Thursday, February 11, 2016

Judicial supremacy and professional responsibility

The ethics complaint filed against Texas Attorney General Ken Paxton last summer will proceed to a State Bar investigation. (H/T: Josh Blackman) The complaint stems from a letter Paxton sent to county clerks in the wake of Obergefell, suggesting clerks and justices of the peace may have a religious exemption from issuing licenses or performing marriages to same-sex couples and that they may be able to assert those requests for exemption.

One of the challenges to the model of departmentalism I have been advocating (what Richmond's Kevin Walsh calls "judicial departmentalism") is the many doctrines that reinforce judicial supremacy. State bar regulations appear to be one of them, if this complaint against Paxton goes anywhere. The explicit problem, according to the complaint, is that Paxton ignored Obergefell and the (supposed) supremacy of SCOTUS's interpretation of the Constitution; his legal advice thereby ran afoul of several rules of professional responsibility.  In fact, Paxton expressly acknowledged that any clerk or JOP who did this would almost certainly be sued, held liable in light of SCOTUS (and 5th Circuit) precedent, and subject to an injunction that would bind them. He simply recognized the need for that additional step. But that is not good enough; because it is  "emphatically the province and duty," etc., an attorney, even one for the State, cannot give advice contradicting such judicial declarations. If this is what the regulations mean, they leave no room for departmentalism or for independent constitutional judgment in non-judicial actors; they instantiate judicial supremacy as the sole understanding for all attorneys, public or private.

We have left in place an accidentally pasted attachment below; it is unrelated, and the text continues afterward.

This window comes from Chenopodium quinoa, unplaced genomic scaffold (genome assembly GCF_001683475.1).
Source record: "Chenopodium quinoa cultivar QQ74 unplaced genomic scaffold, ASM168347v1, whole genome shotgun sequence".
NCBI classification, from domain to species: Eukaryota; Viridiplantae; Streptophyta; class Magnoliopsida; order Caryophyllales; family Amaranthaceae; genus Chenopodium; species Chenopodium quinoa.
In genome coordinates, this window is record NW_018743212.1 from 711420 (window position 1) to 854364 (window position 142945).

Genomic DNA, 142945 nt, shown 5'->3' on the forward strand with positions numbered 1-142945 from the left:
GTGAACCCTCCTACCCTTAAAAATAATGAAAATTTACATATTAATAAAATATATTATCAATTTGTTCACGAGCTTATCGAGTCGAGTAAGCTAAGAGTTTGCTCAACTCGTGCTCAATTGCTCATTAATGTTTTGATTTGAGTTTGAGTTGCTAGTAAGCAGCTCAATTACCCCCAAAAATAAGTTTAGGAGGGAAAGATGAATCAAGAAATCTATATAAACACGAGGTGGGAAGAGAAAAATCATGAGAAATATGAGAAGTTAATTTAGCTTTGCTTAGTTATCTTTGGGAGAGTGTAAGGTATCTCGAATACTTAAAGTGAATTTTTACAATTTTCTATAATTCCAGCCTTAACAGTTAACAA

On one hand, that could be permissible and appropriate. If a state legislature wants to establish judicial supremacy as the guiding principle for its attorneys, (so that, for example, the obligation to not advise a client to disobey a legal obligation includes obligations established in judicial decisions to which the client is not a party), it can do so. On the other hand, the automatic acceptance or presumption of judicial supremacy into the rule, without more, seems difficult to square. And somewhat unfair to impose without further warning or clear statement.